[erlang-questions] Erlang HTTP client libraries- pros/cons

Paul Oliver <>
Sat Sep 2 08:06:43 CEST 2017

On Sat, Sep 2, 2017 at 5:22 PM Max Lapshin <> wrote:

> HTTP client over external port is the most expensive way in all terms:

> 1) programming. It is REALLY hard to debug it.  Was it launched under
> valgrind? If no, then there are at least 5 horrible memory leaks and memory
> corruptions per each screen of code that haven't been discovered yet

And yet you wrote https://github.com/maxlapshin/csv_reader (which I use
btw). Running port executables protects the VM from any bugs in the C code,
at least. It's almost like Erlang in that regard! Valgrind was used during
Katipo's development.

> 2) deploying. Deploying NIF is a pain because you need to have build farm
> for each architecture that you target to.  For example, we deploy flussonic
> under suse 10, debian 7, debian8/ubuntu16, arm7, arm8, windows, elbrus 2k.
>   All these platforms are different and you cannot rely on cross compiler.
> Good luck with building repeatable infrastructure for compiling under
> windows.
> If you have erlang code, you can compile under mac and launch under
> windows because guys from OTP team have already done all dirty job. Just
> read their manual and follow it.

This I will concede can be an issue with NIFs. It's not an issue for my use
case, however, and can be overcome by using things like Docker.

> 3) speed. It will be slow in all terms. High latency due to multiple OS
> process scheduling: read in one process, then write to pipe and send
> further.  Do you think that linux pipe is a "good and optimized" thing? It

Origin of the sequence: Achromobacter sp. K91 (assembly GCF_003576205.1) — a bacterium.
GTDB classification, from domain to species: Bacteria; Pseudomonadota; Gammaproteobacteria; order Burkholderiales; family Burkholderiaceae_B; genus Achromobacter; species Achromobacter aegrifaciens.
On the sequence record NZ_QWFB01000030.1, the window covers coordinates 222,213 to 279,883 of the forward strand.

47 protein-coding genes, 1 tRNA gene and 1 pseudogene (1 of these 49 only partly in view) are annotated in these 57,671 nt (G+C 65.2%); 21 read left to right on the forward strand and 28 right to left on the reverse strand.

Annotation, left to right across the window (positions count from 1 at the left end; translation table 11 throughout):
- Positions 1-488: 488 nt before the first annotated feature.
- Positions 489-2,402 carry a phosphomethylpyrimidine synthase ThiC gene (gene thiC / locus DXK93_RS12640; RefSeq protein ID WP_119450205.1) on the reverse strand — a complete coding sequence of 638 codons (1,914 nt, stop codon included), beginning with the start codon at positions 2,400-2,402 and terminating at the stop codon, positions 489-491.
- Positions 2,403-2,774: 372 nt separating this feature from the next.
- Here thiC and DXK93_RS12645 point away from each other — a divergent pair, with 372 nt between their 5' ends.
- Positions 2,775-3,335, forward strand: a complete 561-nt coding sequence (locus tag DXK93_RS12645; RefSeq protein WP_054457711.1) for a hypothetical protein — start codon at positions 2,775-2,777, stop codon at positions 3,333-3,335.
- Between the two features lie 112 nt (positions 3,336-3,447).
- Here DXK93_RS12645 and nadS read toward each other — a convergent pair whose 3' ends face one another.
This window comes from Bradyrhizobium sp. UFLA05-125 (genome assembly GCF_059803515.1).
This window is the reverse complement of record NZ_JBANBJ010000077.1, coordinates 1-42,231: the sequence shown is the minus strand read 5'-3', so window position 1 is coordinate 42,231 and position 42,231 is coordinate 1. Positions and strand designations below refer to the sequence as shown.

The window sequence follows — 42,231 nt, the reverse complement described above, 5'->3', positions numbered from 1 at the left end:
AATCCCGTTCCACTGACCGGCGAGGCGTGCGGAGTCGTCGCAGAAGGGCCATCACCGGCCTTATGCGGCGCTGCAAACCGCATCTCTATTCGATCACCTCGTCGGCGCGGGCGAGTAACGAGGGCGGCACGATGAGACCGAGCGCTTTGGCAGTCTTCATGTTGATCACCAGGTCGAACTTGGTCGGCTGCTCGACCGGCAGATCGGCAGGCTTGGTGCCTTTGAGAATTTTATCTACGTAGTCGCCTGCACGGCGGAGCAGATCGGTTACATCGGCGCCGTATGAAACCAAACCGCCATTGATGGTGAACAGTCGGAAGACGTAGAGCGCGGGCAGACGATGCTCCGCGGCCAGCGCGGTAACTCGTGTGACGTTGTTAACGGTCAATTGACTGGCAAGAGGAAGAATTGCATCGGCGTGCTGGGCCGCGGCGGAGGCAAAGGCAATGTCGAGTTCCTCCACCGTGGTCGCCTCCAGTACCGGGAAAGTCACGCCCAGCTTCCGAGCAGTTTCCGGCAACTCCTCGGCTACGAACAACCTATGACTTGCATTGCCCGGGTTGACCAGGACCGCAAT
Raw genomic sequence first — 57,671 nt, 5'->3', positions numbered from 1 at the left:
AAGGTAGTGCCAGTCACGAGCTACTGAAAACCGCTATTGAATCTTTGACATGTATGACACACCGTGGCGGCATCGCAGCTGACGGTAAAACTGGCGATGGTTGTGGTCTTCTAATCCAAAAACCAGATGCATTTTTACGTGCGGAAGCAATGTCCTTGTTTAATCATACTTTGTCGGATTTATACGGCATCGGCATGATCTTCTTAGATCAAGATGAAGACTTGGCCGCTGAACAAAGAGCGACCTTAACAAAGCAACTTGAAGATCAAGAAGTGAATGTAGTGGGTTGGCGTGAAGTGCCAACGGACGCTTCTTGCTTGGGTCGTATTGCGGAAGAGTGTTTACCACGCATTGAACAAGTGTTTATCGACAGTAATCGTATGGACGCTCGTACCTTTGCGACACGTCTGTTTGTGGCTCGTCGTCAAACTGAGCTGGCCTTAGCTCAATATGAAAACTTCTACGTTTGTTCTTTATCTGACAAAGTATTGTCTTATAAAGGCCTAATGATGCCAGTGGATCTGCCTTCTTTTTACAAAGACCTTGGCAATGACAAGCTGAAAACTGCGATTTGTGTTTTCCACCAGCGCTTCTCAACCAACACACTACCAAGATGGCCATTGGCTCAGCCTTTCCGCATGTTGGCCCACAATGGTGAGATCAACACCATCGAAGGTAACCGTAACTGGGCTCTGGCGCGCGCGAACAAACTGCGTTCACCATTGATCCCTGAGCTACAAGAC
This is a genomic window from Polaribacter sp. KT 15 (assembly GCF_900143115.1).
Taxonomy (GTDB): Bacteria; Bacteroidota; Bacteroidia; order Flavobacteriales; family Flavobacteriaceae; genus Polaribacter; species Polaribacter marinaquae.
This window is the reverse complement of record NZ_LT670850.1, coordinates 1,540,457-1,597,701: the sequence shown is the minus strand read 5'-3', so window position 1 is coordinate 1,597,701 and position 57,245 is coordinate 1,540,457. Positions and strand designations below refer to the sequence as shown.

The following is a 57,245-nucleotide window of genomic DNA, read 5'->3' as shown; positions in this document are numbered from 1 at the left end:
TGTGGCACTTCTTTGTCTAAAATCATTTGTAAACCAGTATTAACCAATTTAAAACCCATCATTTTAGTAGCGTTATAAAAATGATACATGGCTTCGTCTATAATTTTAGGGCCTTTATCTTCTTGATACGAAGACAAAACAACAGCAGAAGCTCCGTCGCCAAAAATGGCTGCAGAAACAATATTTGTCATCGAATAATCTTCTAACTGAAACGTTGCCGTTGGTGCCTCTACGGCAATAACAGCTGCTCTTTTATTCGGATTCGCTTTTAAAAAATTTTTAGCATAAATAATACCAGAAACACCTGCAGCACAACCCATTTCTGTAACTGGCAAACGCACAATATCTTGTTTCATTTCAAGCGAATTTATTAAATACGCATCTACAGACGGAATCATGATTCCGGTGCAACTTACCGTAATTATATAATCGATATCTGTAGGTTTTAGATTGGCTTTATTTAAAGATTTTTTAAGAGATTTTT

> is not.
> What if we speak about high traffic?  1 gigabit of input will become
> several gigabits of _useless_ copying data.

> So I do not understand what can give libcurl that cannot be achieved in
> plain erlang.  It is definitely not about high traffic speed because plain
> vanilla lhttpc can download 10 Gbit/s over fiber without any extra
> modifications.
I think perhaps you have tunnel vision based on your specific HTTP use
case. I'm not sure what you mean by "in all terms". In
https://github.com/lpgauth/httpc_bench (d)lhttpc peaks at 93178 reqs/s
whereas Katipo peaks at 107900. You may not require the HTTP compatibility
that *22K* commits to libcurl provides. Your custom version of lhttpc may
well be able to sustain 10Gbit/s over fiber - that is not my use case so
I've no idea if Katipo could do the same.

> On Thu, Aug 31, 2017 at 10:22 AM, Paul Oliver <> wrote:
>> On Thu, Aug 31, 2017 at 6:20 PM Taras Halturin <>
>> wrote:
>>> I think, Max means that you choose most expensive way to deal with it
>>> and it's not about efficiency of http handling but about efficiency of aim
>>> achieving :)
>> The most expensive way in terms of what? If not speed do you mean
>> development effort? Given that the aim is to use libcurl then the choice is
>> a port executable or some sort of NIF. When using a port executable I don't
>> have to worry about it crashing my VM and all I pay is the price of port
>> communications. If I use a NIF I have to concern myself with making sure my
>> NIF code and the code in libcurl doesn't crash my VM. That's a lot more
>> development time and risk.
>> Cheers,
>> Paul.
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